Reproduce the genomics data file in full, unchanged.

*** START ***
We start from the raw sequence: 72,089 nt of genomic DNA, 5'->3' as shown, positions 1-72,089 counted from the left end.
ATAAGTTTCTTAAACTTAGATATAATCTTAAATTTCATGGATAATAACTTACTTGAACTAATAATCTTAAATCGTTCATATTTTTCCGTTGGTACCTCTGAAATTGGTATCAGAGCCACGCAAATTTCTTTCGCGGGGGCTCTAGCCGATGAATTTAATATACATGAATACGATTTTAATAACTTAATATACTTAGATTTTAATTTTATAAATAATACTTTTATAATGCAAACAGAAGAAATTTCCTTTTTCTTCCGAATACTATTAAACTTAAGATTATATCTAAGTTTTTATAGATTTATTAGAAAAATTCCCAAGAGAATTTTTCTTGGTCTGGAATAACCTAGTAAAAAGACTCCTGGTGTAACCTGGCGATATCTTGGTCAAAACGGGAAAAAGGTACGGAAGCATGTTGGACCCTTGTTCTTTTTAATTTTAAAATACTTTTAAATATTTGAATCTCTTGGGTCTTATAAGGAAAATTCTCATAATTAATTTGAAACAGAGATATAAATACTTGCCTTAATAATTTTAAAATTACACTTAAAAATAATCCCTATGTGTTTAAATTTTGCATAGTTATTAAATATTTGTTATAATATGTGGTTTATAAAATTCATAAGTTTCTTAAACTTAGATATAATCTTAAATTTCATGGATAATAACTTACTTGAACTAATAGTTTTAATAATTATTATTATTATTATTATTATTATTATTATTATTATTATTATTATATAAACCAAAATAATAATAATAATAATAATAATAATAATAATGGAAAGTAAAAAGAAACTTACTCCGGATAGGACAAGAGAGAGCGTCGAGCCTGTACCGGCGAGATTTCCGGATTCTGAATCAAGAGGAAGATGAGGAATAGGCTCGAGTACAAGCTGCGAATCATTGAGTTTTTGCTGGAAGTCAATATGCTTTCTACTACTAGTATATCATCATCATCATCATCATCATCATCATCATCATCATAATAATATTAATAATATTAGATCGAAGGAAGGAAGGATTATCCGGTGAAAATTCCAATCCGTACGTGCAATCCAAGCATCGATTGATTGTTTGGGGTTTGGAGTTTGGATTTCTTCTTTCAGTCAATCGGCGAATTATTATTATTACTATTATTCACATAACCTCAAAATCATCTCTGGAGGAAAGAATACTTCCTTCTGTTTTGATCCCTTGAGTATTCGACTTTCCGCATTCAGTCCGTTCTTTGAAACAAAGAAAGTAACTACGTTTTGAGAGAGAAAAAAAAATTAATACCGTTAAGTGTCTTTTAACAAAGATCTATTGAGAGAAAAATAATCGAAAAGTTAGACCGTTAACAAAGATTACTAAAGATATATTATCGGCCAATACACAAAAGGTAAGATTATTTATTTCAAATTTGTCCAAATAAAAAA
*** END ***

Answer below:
We start from the raw sequence: 72,089 nt of genomic DNA, 5'->3' as shown, positions 1-72,089 counted from the left end.
ATAAGTTTCTTAAACTTAGATATAATCTTAAATTTCATGGATAATAACTTACTTGAACTAATAATCTTAAATCGTTCATATTTTTCCGTTGGTACCTCTGAAATTGGTATCAGAGCCACGCAAATTTCTTTCGCGGGGGCTCTAGCCGATGAATTTAATATACATGAATACGATTTTAATAACTTAATATACTTAGATTTTAATTTTATAAATAATACTTTTATAATGCAAACAGAAGAAATTTCCTTTTTCTTCCGAATACTATTAAACTTAAGATTATATCTAAGTTTTTATAGATTTATTAGAAAAATTCCCAAGAGAATTTTTCTTGGTCTGGAATAACCTAGTAAAAAGACTCCTGGTGTAACCTGGCGATATCTTGGTCAAAACGGGAAAAAGGTACGGAAGCATGTTGGACCCTTGTTCTTTTTAATTTTAAAATACTTTTAAATATTTGAATCTCTTGGGTCTTATAAGGAAAATTCTCATAATTAATTTGAAACAGAGATATAAATACTTGCCTTAATAATTTTAAAATTACACTTAAAAATAATCCCTATGTGTTTAAATTTTGCATAGTTATTAAATATTTGTTATAATATGTGGTTTATAAAATTCATAAGTTTCTTAAACTTAGATATAATCTTAAATTTCATGGATAATAACTTACTTGAACTAATAGTTTTAATAATTATTATTATTATTATTATTATTATTATTATTATTATTATTATTATATAAACCAAAATAATAATAATAATAATAATAATAATAATAATGGAAAGTAAAAAGAAACTTACTCCGGATAGGACAAGAGAGAGCGTCGAGCCTGTACCGGCGAGATTTCCGGATTCTGAATCAAGAGGAAGATGAGGAATAGGCTCGAGTACAAGCTGCGAATCATTGAGTTTTTGCTGGAAGTCAATATGCTTTCTACTACTAGTATATCATCATCATCATCATCATCATCATCATCATCATCATAATAATATTAATAATATTAGATCGAAGGAAGGAAGGATTATCCGGTGAAAATTCCAATCCGTACGTGCAATCCAAGCATCGATTGATTGTTTGGGGTTTGGAGTTTGGATTTCTTCTTTCAGTCAATCGGCGAATTATTATTATTACTATTATTCACATAACCTCAAAATCATCTCTGGAGGAAAGAATACTTCCTTCTGTTTTGATCCCTTGAGTATTCGACTTTCCGCATTCAGTCCGTTCTTTGAAACAAAGAAAGTAACTACGTTTTGAGAGAGAAAAAAAAATTAATACCGTTAAGTGTCTTTTAACAAAGATCTATTGAGAGAAAAATAATCGAAAAGTTAGACCGTTAACAAAGATTACTAAAGATATATTATCGGCCAATACACAAAAGGTAAGATTATTTATTTCAAATTTGTCCAAATAAAAAA